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What are the parts of a plate vice?

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Tri Vice

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Tri Vice frame

The main body of a plate vice is referred to as the ‘frame’. It is manufactured from a single sheet of low carbon steel, and may be either triangular (Tri Vice) or rectangular (Timber Lok).

frame, plate vice, vice frame, plate vice frame, plate vise, tri vice, tri vise, The frame is the part of a plate vice which the user holds when positioning the plate vice, and which provides the necessary support for workpieces inserted into grip ports.

All other parts of the tool are incorporated into the frame. These are as follows:

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Tri Vice grip ports

The holes in a plate vice frame are known as ‘grip ports’. These are the parts of the tool which perform its main function – gripping and supporting workpieces.

Four types of grip port are featured on a standard plate vice:

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Square grip port

Square grip ports can be used to hold either square or circular workpieces of a matching diameter, or any other shape of workpiece with an area slightly smaller than that of the grip port (not too much smaller, or the grip port will not hold the workpiece tightly).

plate vice, vise, plate vise, tri vice, tri vise, grip port, A Tri Vice has three square grip ports, which are able to take diameters of up to 23mm, 28mm, or 33mm respectively.
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Pentagonal grip port

Pentagonal grip ports have five sides, and, like square grip ports, can be used to hold either circular or square workpieces.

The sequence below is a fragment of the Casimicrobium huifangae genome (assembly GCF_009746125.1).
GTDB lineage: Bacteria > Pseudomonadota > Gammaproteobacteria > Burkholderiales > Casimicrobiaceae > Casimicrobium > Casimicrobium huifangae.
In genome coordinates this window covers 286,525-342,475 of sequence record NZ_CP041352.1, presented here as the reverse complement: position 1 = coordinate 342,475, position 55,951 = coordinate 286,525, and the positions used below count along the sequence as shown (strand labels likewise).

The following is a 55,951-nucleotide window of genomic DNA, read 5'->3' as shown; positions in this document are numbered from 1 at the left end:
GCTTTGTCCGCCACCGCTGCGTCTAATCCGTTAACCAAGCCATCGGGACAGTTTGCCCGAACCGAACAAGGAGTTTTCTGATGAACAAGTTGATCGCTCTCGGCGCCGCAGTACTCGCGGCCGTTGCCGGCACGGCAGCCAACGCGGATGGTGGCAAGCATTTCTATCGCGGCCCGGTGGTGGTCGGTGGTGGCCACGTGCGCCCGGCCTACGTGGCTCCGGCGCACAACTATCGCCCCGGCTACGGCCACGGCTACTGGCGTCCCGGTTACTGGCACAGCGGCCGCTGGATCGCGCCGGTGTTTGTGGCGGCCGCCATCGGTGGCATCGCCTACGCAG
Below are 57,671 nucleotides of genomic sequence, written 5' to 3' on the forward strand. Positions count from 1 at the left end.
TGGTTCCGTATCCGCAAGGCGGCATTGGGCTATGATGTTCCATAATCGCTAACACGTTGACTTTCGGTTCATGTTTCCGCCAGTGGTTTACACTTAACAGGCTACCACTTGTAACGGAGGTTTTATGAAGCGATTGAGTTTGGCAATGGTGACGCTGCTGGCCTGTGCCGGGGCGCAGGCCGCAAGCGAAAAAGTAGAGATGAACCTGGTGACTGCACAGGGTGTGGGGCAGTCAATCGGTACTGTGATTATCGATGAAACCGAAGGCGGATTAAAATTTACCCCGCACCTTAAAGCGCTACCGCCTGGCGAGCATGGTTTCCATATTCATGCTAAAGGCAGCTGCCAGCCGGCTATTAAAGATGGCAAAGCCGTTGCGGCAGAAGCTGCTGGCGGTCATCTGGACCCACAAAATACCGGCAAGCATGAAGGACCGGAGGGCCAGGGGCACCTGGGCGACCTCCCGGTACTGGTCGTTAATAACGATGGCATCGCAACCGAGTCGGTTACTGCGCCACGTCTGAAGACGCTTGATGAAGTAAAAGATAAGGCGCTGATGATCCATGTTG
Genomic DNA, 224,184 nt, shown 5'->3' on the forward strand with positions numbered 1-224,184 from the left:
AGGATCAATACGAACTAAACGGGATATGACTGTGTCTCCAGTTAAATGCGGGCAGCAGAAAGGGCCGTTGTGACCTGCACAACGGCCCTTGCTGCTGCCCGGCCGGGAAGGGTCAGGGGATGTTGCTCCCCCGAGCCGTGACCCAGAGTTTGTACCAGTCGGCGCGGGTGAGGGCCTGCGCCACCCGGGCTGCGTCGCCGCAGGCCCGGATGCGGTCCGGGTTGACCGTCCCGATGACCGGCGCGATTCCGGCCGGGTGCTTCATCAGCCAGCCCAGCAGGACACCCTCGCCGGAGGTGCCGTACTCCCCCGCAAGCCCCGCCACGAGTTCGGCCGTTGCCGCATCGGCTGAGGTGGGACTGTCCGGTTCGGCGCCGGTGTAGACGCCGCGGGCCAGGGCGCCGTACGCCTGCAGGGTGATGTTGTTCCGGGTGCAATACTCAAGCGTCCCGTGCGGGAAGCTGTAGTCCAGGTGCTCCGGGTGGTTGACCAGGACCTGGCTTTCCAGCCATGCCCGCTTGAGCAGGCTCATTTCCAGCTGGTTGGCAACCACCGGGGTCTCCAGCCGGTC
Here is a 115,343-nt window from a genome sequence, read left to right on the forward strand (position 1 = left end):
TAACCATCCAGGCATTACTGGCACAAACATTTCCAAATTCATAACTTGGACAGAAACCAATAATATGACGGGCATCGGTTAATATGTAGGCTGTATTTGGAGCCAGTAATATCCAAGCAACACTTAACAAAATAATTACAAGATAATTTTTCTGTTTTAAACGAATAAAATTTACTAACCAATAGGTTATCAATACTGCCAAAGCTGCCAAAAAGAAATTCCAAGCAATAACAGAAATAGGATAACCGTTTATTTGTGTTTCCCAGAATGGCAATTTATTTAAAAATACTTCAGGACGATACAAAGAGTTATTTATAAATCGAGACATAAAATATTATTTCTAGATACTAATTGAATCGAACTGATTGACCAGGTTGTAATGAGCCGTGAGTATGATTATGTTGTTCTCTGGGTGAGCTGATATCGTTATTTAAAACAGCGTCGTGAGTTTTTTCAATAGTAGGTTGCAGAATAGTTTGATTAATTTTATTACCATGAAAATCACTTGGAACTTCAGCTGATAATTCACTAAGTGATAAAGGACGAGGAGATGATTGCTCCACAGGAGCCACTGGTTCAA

plate vice, vise, plate vise, tri vice, tri vise, grip port, A Tri Vice has two pentagonal grip ports, capable of taking workpieces up to 58mm or 73mm diameter respectively.
plate vice, vise, plate vise, tri vice, tri vise, grip port, The incorporation of a fifth side allows a pentagonal grip port to house workpieces with larger diameters by increasing the interior area of the port.
plate vice, vise, plate vise, tri vice, tri vise, grip port, Were a square grip port with the same interior area as the pentagonal port to be incorporated into the plate vice’s design, the size of the frame itself would have to be increased.

A pentagonal design allows the shape of the port to align with the shape of the vice frame, so that the frame size does not need to be increased.

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Polygonal grip port

A polygon is any shape with more than two sides. Some of these shapes have difficult or hard-to-pronounce names, but the term ‘irregular polygon’ can be used as a simple way to refer to them.

plate vice, vise, plate vise, tri vice, tri vise, grip port, In this case, the polygonal grip port’s true name is ‘irregular heptadecagonal grip port’, as it has 17 sides of different lengths.

The polygonal grip port is the largest, and can take square-edged workpieces up to 100x100mm, or round workpieces up to 118mm in diameter.